Hollywood began to take interest in Elmore Leonard, who died Tuesday, nearly 60 years ago. But back then he wasn't writing the crime novels he became famous for; he focused on western short stories and novels.
Here's a look at some of his earliest adaptations and screenplays:
"Moment of Vengeance": His western short story of the same name was adapted in 1956 for the
"3:10 to Yuma": Delmer Daves directed this gritty 1957 western drama starring Glenn Ford and Van Heflin that was based on Leonard's short tale, "Three-ten to Yuma."
"The Tall T": In the 1950s and early 1960s, director Budd Boetticher, actor
"Hombre": Director Martin Ritt and his "Hud" screenwriters Irving Ravetch and Harriet Frank Jr. brought Leonard's revisionist western drama to the big screen in 1967 with Paul Newman starring as an Apache-raised white man.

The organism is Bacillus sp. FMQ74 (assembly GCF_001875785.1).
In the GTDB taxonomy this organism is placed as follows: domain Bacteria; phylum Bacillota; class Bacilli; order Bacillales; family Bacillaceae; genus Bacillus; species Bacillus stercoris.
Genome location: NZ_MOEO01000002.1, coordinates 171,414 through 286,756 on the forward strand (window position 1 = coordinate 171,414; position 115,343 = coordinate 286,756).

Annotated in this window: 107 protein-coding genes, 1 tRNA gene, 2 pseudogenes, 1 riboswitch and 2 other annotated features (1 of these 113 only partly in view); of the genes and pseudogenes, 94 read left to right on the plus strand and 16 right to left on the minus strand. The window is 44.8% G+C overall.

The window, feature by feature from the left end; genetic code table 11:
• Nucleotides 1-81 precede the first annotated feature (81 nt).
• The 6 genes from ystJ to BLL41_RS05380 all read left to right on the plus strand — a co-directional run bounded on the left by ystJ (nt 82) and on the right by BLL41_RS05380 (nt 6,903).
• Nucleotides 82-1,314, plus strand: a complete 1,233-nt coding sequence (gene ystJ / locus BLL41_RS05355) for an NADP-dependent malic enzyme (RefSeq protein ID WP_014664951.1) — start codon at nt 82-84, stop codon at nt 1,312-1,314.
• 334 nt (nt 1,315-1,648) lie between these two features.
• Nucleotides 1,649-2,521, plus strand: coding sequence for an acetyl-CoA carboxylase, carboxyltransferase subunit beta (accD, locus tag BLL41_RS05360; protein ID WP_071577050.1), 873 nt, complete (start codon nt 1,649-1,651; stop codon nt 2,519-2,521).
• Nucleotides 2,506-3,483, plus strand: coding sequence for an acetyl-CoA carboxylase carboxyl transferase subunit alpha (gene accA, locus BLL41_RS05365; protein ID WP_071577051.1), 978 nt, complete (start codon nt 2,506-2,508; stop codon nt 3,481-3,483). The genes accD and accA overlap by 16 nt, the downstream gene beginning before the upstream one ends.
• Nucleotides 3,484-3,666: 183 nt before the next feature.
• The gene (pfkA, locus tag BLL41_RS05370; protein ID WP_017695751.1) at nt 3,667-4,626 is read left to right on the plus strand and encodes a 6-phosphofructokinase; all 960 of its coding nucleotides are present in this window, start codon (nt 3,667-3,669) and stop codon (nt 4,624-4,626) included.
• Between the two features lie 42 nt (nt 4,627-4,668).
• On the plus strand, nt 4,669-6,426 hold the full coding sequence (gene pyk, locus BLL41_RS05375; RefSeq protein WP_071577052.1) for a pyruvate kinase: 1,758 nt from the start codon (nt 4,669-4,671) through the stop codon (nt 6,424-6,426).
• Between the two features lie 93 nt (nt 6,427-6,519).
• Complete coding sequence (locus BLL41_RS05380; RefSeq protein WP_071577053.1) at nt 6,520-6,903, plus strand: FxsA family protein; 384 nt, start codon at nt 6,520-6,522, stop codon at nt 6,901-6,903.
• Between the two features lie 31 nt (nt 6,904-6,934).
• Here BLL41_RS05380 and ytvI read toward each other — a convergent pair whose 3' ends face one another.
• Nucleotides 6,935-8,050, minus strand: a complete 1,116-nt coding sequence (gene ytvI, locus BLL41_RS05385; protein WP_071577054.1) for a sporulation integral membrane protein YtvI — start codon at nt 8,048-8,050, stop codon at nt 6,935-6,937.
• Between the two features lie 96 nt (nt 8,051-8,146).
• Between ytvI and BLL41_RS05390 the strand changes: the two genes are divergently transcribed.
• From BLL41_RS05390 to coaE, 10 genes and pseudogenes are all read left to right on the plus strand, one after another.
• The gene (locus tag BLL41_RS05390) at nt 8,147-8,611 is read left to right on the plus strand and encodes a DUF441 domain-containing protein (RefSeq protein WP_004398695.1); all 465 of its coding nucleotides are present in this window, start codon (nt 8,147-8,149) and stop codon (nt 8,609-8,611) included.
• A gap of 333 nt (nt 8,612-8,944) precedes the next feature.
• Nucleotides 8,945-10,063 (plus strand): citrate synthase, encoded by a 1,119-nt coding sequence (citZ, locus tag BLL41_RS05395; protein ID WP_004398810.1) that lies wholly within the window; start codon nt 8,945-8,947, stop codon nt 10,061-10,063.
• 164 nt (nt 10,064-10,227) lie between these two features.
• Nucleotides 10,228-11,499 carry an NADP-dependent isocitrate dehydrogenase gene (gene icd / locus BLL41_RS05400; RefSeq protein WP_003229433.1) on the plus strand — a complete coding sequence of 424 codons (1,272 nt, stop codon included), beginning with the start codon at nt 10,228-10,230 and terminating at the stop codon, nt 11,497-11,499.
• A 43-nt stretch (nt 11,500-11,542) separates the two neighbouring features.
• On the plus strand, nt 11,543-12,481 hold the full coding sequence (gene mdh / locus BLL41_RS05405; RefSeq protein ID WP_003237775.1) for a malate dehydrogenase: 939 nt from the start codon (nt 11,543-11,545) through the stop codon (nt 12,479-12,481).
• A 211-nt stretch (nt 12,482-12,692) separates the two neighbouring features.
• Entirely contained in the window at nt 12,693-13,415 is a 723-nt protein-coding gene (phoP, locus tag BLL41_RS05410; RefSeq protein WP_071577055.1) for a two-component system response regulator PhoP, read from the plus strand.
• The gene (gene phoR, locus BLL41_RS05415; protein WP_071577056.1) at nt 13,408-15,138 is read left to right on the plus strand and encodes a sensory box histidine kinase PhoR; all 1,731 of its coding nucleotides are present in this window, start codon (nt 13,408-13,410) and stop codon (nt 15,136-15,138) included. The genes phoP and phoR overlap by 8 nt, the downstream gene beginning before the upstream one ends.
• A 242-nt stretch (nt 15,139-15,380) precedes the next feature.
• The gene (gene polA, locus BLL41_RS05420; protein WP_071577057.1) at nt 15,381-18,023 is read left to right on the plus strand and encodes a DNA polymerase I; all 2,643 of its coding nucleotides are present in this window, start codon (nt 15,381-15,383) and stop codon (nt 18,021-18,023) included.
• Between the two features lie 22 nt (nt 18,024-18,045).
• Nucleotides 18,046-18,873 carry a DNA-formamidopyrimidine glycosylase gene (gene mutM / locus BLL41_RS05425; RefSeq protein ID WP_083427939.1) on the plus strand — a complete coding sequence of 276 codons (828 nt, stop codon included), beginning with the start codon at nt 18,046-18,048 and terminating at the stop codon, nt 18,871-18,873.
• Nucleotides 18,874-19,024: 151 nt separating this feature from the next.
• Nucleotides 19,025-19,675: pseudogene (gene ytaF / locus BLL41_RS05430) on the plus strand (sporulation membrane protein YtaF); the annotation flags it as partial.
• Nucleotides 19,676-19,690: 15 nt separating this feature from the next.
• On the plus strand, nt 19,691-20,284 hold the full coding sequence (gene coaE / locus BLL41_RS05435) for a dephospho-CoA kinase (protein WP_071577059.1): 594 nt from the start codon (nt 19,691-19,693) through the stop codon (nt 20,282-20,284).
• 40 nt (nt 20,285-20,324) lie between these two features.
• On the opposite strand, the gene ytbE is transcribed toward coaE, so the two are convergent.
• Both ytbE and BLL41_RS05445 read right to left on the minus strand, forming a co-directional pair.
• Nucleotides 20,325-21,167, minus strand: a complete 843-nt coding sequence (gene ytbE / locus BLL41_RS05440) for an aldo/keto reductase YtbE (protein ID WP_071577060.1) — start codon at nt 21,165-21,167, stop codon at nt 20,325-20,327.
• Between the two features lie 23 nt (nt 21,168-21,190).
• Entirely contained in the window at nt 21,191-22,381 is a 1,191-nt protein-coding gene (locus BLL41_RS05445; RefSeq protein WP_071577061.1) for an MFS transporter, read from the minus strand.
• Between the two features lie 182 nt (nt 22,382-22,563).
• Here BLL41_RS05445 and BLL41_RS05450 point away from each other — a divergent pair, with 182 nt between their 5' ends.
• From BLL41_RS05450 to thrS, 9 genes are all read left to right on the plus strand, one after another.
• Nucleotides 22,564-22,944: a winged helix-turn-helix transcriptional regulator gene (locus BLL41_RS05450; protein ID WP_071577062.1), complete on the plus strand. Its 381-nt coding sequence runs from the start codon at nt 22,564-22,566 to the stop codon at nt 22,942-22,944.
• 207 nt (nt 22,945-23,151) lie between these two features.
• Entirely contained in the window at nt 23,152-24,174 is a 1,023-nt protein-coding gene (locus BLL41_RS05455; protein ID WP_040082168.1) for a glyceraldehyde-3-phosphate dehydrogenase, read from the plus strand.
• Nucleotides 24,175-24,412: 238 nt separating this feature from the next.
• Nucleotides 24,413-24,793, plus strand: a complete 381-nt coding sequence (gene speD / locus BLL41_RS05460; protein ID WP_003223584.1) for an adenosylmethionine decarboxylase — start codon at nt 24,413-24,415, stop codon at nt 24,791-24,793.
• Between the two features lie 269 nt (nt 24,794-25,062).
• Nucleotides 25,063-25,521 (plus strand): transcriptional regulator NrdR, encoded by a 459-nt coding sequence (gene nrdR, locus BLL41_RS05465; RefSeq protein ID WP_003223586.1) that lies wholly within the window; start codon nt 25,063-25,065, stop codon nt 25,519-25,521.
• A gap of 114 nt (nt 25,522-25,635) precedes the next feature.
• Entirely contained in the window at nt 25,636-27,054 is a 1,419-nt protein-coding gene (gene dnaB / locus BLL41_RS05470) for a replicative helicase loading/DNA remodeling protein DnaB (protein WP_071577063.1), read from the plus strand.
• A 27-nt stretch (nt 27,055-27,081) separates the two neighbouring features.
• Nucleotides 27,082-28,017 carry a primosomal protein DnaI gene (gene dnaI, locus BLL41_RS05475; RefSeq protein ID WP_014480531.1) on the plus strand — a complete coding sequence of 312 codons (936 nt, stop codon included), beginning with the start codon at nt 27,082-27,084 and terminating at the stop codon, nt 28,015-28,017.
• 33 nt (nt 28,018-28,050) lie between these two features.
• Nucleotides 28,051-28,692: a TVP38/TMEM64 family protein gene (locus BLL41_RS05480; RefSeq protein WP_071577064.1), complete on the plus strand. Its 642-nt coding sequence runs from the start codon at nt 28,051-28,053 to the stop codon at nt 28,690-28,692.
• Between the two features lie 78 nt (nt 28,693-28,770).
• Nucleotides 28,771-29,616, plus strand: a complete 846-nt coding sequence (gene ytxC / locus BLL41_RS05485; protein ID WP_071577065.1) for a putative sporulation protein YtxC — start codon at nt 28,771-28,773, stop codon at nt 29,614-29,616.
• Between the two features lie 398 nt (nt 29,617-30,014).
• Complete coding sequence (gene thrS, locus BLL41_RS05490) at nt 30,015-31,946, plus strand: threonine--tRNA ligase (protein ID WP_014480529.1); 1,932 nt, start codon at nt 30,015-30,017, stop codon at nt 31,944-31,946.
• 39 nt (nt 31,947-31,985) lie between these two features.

"The Big Bounce": Leonard's crime thriller was turned into a wan 1969 vehicle for then-married
"The Moonshine War": Leonard began writing for the screen with this critically panned 1970 adaptation of his Depression-era crime novel set among moonshiners in Kentucky.
"Valdez is Coming": Edwin Sherin directed this violent 1971 version of Leonard's novel of the same name starring Burt Lancaster as a Mexican-American sheriff who takes on a powerful landowner.
"Joe Kidd": Leonard wrote an original screenplay for this classic 1972 western directed by
"Mr. Majestyk": Leonard also penned the original screenplay of this Richard Fleischer-directed 1974 action tale about a a melon farmer, played by Charles Bronson, who finds himself taking on the mob because he won't exploit his migrant workers.
"High Noon, Part II: The Return of Will Kane": Leonard provided the screenplay for CBS' disappointing 1980 TV sequel to the 1952 western classic